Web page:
Be sure to look for the brick-red paprika that has “Consejo Regulation Denominación de Origen” or D.D: Pimenón de la Vera somewhere on the container. That is the Spanish government’s assurance that the paprika was made in La Vera.
Touring around Extremadura for a week, I began to look for that deep red color and smoky flavor that is used so often in Spanish cooking.
Put it on Everything!
I tasted it in glorious lamb stew, savored it sprinkled on heated goat cheese, detected it in fried potatoes, atop fried eggs, drizzled on grilled veggies and, of course, on the traditional shepherd meal of migas or fried stale bread.
A friend also shook some of the picante in a plastic bag of almonds and – voilà– a scrumptious treat.
For my trip home, I had 15 tins of La Vera paprika safely tucked in my carry-on luggage. Going through security at the Madrid airport for my flight back to Chicago, the security officer just smiled when he saw my paprika tins.
Turns out, his hometown was Jaraiz de la Vera and he certainly knew a good thing when he saw it.
I’m so glad I have finally discovered Spanish smoked paprika and added its distinctive taste to my home kitchen.
Roaming from place to place to tend their flock, Spanish shepherds created a tasty inexpensive dish prepared over an open fire in a single pan. The basic ingredient was easy to find – stale bread.
Nothing went to waste in the humble life of a shepherd and the dish known as “migas” was comforting, filling and simple to prepare. Today, migas – which literally means “breadcrumbs – is still popular in Spain, served in homes, bars, hotels and fancy restaurants.
The first time I tasted migas was as an appetizer at Parador de Jarandilla de la Vera. My serving was topped with a fried egg and generously sprinkled with the famed Extremadura paprika. Delicious!
A friend got a free helping of migas when he ordered a beer in a Spanish bar in Cáceres. That’s something many Extremadura drinking spots do – serve a complimentary savory along with a drink.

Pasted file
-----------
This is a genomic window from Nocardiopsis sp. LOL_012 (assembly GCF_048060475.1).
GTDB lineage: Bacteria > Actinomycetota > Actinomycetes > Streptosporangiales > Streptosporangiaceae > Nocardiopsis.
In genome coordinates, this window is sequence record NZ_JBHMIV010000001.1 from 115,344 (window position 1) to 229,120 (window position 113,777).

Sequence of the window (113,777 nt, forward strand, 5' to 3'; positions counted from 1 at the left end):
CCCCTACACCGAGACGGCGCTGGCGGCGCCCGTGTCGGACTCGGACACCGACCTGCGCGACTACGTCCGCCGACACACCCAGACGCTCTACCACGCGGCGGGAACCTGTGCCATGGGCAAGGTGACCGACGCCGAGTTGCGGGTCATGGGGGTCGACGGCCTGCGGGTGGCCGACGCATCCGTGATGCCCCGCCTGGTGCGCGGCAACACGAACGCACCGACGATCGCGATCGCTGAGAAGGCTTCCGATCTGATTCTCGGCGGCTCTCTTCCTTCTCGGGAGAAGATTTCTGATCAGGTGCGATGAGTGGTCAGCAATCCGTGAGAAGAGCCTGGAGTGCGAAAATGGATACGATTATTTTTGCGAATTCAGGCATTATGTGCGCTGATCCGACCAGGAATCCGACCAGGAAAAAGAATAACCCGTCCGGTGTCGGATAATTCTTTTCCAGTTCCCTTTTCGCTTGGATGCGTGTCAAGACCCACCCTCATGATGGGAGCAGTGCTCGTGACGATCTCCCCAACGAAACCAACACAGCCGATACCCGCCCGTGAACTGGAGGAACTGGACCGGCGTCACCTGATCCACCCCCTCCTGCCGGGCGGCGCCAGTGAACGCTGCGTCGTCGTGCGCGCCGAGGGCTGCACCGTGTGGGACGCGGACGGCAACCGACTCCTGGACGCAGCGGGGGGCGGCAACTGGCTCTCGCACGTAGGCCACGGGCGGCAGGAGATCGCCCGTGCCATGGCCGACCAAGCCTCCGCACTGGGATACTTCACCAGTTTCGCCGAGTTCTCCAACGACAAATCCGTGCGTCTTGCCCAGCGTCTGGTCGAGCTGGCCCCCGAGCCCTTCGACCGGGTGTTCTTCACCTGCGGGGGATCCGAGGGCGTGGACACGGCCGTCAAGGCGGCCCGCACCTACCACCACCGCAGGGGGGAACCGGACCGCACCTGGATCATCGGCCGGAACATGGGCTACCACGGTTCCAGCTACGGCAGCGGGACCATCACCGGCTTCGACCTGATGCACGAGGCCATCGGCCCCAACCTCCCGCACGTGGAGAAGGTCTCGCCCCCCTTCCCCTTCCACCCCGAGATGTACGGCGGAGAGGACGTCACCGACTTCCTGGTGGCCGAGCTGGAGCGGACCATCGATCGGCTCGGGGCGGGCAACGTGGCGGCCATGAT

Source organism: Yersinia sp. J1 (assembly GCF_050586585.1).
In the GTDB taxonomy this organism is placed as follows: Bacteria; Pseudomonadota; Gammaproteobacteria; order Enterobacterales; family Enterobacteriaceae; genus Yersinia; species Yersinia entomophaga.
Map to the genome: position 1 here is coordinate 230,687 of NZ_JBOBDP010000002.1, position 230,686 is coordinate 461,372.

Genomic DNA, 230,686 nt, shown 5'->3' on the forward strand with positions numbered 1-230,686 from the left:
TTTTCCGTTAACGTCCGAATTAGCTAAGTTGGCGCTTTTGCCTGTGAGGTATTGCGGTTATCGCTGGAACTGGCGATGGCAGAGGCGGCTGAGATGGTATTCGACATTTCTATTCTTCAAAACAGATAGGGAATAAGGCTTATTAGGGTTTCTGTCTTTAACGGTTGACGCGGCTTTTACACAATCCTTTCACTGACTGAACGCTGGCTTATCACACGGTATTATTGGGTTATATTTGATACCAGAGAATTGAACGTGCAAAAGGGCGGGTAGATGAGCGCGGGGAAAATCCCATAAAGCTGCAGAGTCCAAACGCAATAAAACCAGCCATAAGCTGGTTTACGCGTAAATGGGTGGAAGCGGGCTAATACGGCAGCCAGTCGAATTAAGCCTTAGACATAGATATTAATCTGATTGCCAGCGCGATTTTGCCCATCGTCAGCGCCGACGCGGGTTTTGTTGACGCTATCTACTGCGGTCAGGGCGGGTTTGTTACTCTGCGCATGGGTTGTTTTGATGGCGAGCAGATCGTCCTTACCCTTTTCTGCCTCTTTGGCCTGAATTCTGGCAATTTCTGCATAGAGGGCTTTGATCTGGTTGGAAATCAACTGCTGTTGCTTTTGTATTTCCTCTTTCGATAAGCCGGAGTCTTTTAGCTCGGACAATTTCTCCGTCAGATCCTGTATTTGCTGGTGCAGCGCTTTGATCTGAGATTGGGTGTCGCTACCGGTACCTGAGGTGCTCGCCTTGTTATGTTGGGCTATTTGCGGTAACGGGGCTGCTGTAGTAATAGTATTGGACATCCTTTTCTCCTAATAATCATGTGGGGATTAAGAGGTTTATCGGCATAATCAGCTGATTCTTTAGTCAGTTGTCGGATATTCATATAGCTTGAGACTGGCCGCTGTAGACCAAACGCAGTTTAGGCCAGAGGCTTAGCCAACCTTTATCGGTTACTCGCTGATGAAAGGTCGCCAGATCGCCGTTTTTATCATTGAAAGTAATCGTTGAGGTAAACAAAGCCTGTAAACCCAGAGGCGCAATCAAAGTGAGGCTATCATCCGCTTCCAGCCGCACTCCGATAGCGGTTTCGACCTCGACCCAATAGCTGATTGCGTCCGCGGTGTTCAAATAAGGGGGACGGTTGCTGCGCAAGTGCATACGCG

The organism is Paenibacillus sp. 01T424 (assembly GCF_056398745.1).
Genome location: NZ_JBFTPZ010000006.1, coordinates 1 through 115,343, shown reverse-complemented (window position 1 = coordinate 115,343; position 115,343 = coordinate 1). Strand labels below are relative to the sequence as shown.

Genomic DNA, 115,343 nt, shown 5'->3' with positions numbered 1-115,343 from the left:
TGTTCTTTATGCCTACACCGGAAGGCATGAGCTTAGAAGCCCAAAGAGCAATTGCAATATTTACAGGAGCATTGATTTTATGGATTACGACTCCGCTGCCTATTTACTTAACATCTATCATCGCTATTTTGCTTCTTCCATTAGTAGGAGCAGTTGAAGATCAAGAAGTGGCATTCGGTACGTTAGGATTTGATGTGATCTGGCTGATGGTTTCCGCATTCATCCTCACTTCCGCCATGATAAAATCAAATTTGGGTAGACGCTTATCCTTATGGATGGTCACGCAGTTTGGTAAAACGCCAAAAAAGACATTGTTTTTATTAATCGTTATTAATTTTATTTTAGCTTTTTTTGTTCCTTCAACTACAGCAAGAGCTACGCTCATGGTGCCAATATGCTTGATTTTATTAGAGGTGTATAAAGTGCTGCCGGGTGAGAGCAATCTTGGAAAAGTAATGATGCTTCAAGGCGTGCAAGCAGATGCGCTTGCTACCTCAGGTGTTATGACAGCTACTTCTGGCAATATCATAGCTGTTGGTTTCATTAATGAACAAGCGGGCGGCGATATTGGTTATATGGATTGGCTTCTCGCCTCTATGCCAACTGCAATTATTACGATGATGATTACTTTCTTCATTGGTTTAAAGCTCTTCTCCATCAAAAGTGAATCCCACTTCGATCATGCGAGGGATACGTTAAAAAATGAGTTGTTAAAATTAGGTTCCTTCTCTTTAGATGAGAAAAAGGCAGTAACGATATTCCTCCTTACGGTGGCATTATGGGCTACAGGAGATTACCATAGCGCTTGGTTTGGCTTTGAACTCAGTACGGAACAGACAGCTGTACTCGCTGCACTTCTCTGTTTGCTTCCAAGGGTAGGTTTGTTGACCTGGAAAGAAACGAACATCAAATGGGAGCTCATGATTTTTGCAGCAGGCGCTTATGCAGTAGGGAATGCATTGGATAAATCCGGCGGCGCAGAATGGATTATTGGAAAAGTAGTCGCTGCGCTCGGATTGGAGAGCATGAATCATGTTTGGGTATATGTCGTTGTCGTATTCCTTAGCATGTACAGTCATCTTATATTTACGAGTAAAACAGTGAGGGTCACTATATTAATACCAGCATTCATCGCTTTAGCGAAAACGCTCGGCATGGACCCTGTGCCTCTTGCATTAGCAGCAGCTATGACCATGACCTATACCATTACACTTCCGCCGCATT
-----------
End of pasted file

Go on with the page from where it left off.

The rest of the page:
It probably increases the thirst of the drinker but also it is done, I think, because Extremadura folks are very hospitable.
1 loaf day-old French or Italian bread
6 ounces water
2 cloves garlic, peeled
3 tablespoons virgin olive oil
2 teaspoons Spanish smoked paprika or to taste
Salt to taste
2 tablespoons minced onion
2 tablespoons finely diced slab bacon
3 tablespoons diced sweet chorizo or minced cured ham
Remove crusts and cut stale bread into cubes, place in a bowl. Sprinkle water over bread, using more water if necessary until bread is moistened but not soaking wet. Cover and allow to sit for about a half hour (some cooks cover it with a clean dish towel and let it sit overnight).
Fry bacon and chorizo, drain the meat and set aside. Add olive oil to meat juices in the skillet and fry garlic cloves, pressing with the back of a wooden spoon. Remove garlic. Fry onion until golden brown. Place bread into the frying pan, stirring constantly with a large wooden spoon or spatula.
Break bread into smaller pieces as it fries. Add cooked meat. Sprinkle with paprika and salt. Cook until bread clumps into small balls that are toasted on the outside and soft inside. Serves four.
Some cooks add fried eggs atop the migas. Some add green or red peppers, olives or salt pork. Each region and even each family seems to have developed a special recipe for their own tasty migas.